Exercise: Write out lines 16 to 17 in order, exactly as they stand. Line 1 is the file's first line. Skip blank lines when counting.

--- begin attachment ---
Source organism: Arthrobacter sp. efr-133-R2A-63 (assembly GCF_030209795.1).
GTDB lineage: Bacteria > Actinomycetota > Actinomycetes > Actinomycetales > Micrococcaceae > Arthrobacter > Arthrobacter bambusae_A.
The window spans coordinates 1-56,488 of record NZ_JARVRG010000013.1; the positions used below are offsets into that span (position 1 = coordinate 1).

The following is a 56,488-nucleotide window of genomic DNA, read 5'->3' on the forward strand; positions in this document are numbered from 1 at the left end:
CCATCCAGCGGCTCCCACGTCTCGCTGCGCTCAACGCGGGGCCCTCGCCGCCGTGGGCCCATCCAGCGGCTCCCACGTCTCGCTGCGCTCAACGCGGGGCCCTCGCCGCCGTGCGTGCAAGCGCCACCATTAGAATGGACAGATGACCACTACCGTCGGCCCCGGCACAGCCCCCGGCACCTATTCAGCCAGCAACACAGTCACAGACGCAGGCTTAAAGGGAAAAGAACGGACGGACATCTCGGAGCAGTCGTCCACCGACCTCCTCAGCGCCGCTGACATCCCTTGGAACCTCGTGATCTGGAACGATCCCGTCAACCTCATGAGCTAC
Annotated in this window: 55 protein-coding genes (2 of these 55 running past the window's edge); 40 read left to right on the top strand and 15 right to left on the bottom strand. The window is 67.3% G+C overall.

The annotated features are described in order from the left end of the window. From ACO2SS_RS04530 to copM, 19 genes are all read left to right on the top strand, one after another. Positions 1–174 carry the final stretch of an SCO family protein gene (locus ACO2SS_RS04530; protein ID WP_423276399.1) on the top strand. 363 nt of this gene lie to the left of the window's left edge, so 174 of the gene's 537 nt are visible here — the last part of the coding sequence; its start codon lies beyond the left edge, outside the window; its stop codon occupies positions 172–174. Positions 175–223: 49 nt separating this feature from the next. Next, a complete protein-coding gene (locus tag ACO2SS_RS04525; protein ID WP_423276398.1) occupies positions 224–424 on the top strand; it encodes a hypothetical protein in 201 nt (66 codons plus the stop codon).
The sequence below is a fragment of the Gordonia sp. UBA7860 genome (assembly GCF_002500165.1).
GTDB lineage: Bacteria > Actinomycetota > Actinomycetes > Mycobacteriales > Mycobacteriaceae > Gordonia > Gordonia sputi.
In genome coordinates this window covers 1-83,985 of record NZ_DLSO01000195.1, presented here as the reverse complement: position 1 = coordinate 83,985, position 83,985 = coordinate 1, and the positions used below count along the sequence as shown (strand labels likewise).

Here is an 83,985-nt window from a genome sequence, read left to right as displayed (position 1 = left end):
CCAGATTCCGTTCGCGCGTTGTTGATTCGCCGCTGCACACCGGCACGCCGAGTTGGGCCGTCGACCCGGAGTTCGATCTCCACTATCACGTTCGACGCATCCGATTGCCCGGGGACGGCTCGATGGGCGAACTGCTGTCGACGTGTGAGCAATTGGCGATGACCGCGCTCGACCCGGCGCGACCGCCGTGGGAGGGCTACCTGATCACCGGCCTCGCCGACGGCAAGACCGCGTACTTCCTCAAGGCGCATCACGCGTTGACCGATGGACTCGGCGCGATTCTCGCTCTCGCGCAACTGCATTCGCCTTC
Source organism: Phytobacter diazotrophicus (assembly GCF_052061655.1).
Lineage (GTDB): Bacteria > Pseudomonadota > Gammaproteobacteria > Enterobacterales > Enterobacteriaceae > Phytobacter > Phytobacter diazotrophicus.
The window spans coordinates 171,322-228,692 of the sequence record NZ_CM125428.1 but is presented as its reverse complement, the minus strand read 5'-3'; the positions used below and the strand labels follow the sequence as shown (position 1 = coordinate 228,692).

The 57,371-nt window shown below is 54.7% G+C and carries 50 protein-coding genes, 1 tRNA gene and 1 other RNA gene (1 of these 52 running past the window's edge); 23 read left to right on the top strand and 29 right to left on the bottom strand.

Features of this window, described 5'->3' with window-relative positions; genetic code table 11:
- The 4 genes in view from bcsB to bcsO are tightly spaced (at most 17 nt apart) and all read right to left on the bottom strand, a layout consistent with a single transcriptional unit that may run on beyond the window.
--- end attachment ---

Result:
The 57,371-nt window shown below is 54.7% G+C and carries 50 protein-coding genes, 1 tRNA gene and 1 other RNA gene (1 of these 52 running past the window's edge); 23 read left to right on the top strand and 29 right to left on the bottom strand.

Features of this window, described 5'->3' with window-relative positions; genetic code table 11: